Seventy years after Auschwitz’s liberation, this documentary film collection sets out to examine a story whose roots begin before the dawn of the 20th century - a story which is still being played out today. Divided into 8 episodes, the films will travel back to the roots of the genocide. Our central question is not “Why…?” but “How were Europe’s Jews destroyed?” How was such a crime conceived, implemented and carried out, first in Germany and then across Europe.

The Final Solution is inexplicable unless one takes into account the participation of all of the regime’s sectors, its entire social structure. For the destruction of Europe’s Jews was not the work of a little group of hardened criminals. An entire society took part. On their own scale, each link of the chain applied normal procedures to an exceptional situation, either mechanically or out of love for work well done, applying the jewels of ingenuity to define, classify and transport, as if – despite the language’s camouflaging intent – nothing separated the “Final Solution” from business as usual.

Our goal is to thoroughly explore the causes, functioning mechanisms and ultimate consequences of this horrific event on an international level, making it relevant for today’s viewers. We are all too aware that memories dissolve over time, and that with its passing both the younger and older generations tend to push historical facts up to the attic of antiquities where Hitler, Napoleon and Christopher Columbus lay side-by-side.

The film was partly motivated by results of a French poll in 2010, which found that 57 to 67% of those under 35 had never heard of the massive round ups of Jews in Paris, neither had 25% of those over 65! And yet paradoxically more than 85% of French said that preserving the memory of the Holocaust was important. When digging further we were stunned to find out that France is not the only country losing its memory: Germany, Austria, England, Scandinavia, the USA and even Israel also had similar figures… This disconnect is why we feel strongly about producing a mainstream film, a prime time TV film, that can reach viewers across the generations: from the oldest who think they know to the youngest for whom learning and having the history passed down, seems absolutely crucial.
The film’s originality comes both from its length and from the breadth of its scope (almost a century of history). The overall aim is to give an unprecedented, coherent and global overview of the event, and to grasp it in its full spectrum from beforehand up to the present, taking into consideration all the light shed upon it over the decades by historical research, literature, philosophy…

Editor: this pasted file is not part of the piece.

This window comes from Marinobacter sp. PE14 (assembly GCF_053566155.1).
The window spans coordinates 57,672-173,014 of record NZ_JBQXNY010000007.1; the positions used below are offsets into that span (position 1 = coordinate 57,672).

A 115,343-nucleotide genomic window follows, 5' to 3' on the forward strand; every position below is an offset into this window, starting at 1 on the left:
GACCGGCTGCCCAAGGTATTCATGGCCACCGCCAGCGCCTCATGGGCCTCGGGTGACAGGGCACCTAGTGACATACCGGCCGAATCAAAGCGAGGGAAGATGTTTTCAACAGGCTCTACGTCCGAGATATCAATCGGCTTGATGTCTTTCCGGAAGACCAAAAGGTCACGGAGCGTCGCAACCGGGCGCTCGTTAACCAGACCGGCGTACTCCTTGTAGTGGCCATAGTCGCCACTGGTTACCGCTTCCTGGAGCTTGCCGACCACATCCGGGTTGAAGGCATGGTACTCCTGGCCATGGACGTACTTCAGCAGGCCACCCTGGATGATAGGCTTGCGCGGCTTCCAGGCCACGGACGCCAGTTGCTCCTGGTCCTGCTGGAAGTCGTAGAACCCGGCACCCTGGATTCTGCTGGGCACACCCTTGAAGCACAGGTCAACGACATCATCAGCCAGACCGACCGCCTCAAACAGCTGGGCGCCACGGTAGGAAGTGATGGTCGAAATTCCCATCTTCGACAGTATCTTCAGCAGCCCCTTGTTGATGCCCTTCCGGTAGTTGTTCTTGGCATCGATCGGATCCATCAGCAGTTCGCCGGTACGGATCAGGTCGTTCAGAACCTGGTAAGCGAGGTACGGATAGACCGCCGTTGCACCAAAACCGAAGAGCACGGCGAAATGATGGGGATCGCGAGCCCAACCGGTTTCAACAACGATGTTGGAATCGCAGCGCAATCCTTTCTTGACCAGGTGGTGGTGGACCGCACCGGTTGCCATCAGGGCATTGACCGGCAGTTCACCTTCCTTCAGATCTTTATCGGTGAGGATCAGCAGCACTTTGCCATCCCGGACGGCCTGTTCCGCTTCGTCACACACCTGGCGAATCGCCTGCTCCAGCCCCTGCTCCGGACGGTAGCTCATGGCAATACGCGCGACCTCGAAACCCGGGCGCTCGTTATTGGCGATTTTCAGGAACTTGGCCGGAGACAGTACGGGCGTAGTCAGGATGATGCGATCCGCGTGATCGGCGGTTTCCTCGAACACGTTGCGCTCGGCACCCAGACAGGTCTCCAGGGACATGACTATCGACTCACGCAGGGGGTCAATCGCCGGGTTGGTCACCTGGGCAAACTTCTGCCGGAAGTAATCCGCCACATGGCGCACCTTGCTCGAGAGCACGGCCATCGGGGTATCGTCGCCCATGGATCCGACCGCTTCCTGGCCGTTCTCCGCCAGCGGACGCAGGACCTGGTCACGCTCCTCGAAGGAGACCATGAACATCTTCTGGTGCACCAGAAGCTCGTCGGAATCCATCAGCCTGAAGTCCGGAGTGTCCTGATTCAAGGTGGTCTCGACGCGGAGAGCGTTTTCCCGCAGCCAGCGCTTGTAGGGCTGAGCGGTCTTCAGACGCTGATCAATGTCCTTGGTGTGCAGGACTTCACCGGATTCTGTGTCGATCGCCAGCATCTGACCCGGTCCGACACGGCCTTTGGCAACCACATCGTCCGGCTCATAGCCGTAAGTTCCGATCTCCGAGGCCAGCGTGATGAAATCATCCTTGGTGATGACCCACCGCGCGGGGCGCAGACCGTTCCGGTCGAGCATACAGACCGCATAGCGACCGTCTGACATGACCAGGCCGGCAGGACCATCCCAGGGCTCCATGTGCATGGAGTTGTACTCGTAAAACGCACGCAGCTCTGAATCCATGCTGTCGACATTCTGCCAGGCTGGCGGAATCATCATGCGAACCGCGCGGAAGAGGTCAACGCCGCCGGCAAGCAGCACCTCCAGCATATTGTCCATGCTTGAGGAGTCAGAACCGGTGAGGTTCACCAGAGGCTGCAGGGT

The film’s treatment will overlay archival footage – both known and unknown – interviews with historians, eyewitness accounts, and images from the extermination sites as well as memorials across Europe, Israel and the USA, in a chronological-thematic account. While the film will not be dry and didactic in nature, the subject demands a great soberness and does not allow for esthetic enrichments or for over-dramatizing.

Since the 80s, the Berlin Wall has fallen, East Europe’s archives have opened, and there has also been the inevitable loss of the survivors and other witnesses. Our intention is to evoke this vanishing living memory through the work of a new generation of writers and historians, shedding new light and new interpretation to the events. A rich and vast array of some of the most prominent contemporary historians from the USA, UK, France, Germany and Israel will be at the heart of this film.

Chapters (8 x 52’):
Episode 1: The End of Illusions
Episode 2: The Trap
Episode 3: The Nazi Machine
Episode 4: In the Face of Death
Episode 5: The “Final Solution”
Episode 6: The Departed
Episode 7: Autopsy of a Mass Murder
Episode 8: Lest We Forget

Watch the trailer

About the Directors


William Karel is a compelling and distinctly original director who has made a wide range of memorable and award-winning historical and political documentaries, notably Lest We Forget which won an Emmy and an Europa Award. He specializes in portraying power behind the scenes and has directed films on many high-profile political figures including Barack Obama, Margaret Thatcher, François Mitterrand or Nicolas Sarkozy. He is a shrewd and passionate observer of humanity and politics and was awarded the EUROPA Gold Prize for Lifetime Achievement in 2003.


Blanche Finger is a documentary researcher specialized in historical films, but also a filmmaker and has notably co-directed several films around the Holocaust with her husband and longtime co-conspirator William Karel, including The Vel’ d’Hiv Roundup (France 3, 1992), Lest We Forget (France 2, 1995) and Album(s) from Auschwitz (France 2, 2011). She has also published the literary work Opération Vent Printanier (about the roundup of Vel d’Hiv) with the publisher Editions La Découverte, Paris, 1992.

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